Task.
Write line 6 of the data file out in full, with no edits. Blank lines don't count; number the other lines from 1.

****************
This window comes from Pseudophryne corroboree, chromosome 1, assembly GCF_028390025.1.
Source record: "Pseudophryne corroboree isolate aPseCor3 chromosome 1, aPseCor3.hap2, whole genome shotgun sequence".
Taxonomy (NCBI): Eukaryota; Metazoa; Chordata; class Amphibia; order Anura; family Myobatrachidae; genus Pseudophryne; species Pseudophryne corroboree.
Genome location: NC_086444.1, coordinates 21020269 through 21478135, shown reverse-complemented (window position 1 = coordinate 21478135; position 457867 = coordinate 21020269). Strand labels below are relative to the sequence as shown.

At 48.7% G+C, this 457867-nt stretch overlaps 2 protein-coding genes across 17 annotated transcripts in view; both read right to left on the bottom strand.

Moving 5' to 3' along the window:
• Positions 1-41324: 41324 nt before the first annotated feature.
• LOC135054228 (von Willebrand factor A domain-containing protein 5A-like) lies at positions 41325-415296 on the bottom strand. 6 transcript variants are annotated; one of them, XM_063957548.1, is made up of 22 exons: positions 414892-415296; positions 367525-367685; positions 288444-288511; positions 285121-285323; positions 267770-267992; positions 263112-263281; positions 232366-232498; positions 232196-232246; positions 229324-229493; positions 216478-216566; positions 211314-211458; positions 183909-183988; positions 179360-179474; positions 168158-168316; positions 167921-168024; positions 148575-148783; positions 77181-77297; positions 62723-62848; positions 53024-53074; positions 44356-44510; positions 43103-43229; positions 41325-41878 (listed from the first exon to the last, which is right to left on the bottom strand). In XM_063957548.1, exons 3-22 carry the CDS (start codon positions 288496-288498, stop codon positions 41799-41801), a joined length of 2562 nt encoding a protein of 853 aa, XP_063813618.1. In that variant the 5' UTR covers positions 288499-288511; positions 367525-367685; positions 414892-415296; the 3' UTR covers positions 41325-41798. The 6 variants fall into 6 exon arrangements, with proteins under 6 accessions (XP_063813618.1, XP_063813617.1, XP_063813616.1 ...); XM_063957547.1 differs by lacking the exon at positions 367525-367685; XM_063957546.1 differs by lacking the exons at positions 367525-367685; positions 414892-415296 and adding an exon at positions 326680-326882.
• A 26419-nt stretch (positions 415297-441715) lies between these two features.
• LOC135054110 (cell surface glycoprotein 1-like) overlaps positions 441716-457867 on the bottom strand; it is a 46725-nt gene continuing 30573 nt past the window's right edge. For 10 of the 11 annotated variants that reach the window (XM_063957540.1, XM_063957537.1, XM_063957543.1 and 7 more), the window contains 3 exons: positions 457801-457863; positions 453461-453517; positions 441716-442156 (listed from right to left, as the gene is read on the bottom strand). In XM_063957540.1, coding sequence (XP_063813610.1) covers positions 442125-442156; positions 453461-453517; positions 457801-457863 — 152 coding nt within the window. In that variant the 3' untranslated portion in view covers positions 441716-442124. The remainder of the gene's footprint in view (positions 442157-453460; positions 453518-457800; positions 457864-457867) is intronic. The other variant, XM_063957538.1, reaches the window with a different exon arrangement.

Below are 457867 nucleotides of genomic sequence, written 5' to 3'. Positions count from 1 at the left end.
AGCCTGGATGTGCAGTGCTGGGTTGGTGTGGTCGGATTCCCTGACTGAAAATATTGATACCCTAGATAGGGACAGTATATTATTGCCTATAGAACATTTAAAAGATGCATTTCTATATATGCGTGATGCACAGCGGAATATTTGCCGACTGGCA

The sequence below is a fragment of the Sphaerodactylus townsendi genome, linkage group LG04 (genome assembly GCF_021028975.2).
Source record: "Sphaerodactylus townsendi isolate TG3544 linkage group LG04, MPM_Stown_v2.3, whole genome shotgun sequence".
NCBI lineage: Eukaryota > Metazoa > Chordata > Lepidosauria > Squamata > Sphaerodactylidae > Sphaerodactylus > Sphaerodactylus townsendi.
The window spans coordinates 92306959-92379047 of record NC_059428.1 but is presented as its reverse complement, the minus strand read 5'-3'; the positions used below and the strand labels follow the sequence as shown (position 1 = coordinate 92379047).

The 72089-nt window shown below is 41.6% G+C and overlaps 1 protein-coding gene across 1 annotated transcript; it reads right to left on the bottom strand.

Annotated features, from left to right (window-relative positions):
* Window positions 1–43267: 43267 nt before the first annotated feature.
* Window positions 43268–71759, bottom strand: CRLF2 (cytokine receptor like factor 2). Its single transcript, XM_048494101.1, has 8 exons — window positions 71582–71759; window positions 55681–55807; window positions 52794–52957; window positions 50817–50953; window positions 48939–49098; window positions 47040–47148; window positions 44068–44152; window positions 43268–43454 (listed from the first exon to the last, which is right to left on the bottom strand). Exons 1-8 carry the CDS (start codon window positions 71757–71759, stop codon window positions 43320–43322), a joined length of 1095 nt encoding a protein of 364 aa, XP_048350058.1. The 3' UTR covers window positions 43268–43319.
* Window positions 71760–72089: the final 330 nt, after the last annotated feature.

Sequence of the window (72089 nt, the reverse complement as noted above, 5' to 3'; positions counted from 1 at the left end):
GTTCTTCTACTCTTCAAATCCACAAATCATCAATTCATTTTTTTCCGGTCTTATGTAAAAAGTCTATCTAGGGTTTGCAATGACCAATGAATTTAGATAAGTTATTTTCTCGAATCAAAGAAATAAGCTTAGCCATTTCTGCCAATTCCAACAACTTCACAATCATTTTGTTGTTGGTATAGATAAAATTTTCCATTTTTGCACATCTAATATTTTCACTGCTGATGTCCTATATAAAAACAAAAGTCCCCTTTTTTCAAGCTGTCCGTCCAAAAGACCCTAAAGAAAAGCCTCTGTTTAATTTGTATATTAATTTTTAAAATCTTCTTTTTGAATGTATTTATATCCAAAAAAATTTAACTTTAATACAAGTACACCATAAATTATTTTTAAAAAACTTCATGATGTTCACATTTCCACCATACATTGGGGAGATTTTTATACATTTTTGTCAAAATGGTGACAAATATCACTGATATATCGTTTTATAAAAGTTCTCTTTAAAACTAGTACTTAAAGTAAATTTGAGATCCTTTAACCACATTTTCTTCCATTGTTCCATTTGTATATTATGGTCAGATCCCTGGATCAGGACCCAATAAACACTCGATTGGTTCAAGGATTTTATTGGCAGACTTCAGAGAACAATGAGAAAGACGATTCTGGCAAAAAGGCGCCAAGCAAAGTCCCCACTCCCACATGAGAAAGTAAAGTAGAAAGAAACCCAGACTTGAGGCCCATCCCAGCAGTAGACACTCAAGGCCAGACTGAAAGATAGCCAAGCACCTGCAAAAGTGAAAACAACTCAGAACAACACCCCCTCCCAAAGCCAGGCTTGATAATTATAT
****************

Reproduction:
Moving 5' to 3' along the window: